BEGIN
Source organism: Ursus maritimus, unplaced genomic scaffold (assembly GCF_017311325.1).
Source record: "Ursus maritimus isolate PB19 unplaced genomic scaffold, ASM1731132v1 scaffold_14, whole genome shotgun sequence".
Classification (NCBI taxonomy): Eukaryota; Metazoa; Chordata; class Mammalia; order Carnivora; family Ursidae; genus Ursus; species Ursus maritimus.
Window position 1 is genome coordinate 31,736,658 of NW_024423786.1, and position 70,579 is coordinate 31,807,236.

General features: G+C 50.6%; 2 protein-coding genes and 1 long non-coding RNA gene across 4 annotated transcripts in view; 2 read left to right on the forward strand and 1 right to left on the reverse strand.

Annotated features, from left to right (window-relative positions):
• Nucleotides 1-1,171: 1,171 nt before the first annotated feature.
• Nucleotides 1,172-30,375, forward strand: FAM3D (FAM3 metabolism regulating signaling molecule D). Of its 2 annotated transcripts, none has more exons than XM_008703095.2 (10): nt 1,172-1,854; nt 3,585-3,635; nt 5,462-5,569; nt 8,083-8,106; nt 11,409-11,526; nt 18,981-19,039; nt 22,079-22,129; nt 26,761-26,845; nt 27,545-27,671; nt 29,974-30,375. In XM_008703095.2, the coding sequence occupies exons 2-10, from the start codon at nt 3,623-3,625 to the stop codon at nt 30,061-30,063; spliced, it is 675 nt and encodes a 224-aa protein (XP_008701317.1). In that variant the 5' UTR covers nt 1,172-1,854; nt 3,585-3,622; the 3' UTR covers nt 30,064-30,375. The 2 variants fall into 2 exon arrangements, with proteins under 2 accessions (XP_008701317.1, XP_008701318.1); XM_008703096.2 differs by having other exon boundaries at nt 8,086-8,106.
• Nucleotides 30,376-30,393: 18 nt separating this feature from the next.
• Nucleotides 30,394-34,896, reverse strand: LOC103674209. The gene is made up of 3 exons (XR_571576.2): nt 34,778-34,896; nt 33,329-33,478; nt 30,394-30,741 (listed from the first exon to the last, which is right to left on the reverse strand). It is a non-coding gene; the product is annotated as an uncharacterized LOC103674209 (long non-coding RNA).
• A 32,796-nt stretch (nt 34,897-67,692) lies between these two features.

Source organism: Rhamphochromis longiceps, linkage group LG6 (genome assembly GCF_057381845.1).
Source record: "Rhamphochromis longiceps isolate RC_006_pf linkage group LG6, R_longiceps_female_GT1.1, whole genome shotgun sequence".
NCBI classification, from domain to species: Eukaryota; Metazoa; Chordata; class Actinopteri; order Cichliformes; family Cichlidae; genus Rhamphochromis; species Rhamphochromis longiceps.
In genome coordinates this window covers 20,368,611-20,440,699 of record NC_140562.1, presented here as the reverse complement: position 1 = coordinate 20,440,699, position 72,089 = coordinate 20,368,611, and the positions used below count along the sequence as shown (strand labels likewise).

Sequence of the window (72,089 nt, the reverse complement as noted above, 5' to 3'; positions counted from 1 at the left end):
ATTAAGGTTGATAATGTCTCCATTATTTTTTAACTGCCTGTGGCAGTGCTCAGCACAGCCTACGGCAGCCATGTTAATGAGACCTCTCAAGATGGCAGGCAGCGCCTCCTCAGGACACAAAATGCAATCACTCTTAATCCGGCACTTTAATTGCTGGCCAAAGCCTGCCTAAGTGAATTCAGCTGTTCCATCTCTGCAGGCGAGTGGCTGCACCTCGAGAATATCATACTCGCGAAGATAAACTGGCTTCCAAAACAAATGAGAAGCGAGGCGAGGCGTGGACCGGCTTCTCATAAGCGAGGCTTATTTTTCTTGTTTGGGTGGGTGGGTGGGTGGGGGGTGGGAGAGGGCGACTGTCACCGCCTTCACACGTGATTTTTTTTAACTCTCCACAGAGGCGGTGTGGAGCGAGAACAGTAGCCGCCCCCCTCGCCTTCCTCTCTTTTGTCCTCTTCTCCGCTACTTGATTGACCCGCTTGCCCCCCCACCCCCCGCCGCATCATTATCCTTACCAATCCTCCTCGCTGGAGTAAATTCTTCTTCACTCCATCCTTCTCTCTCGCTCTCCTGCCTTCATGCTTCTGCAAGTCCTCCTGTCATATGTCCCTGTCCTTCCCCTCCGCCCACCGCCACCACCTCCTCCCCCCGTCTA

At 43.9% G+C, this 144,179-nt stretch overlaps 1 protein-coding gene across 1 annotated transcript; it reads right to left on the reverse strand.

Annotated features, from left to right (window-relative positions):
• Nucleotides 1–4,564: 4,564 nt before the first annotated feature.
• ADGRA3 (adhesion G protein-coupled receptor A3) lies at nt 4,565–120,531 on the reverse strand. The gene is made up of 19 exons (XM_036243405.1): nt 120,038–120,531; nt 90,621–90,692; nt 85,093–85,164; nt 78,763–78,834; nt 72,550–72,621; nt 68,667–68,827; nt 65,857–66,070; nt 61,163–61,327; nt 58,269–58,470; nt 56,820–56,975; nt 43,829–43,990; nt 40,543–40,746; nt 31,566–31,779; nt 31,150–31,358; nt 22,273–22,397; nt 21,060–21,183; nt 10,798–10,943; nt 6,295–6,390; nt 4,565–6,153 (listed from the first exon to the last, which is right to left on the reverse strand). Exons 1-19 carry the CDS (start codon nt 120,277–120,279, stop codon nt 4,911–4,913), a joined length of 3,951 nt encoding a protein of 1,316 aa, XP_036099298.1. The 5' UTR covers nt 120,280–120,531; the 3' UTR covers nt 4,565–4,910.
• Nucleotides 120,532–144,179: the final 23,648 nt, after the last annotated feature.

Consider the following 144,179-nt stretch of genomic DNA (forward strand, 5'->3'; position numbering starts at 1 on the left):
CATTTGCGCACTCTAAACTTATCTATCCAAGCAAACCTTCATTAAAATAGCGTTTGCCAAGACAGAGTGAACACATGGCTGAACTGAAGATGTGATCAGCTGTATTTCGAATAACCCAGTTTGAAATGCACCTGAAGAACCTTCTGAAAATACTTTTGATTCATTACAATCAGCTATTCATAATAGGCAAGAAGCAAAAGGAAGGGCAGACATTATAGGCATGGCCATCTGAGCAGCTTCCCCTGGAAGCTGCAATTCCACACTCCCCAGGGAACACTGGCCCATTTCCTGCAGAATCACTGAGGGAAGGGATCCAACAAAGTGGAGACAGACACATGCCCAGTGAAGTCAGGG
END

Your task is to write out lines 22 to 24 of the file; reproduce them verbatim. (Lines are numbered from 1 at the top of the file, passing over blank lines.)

• Nucleotides 120,532–144,179: the final 23,648 nt, after the last annotated feature.

Consider the following 144,179-nt stretch of genomic DNA (forward strand, 5'->3'; position numbering starts at 1 on the left):
CATTTGCGCACTCTAAACTTATCTATCCAAGCAAACCTTCATTAAAATAGCGTTTGCCAAGACAGAGTGAACACATGGCTGAACTGAAGATGTGATCAGCTGTATTTCGAATAACCCAGTTTGAAATGCACCTGAAGAACCTTCTGAAAATACTTTTGATTCATTACAATCAGCTATTCATAATAGGCAAGAAGCAAAAGGAAGGGCAGACATTATAGGCATGGCCATCTGAGCAGCTTCCCCTGGAAGCTGCAATTCCACACTCCCCAGGGAACACTGGCCCATTTCCTGCAGAATCACTGAGGGAAGGGATCCAACAAAGTGGAGACAGACACATGCCCAGTGAAGTCAGGG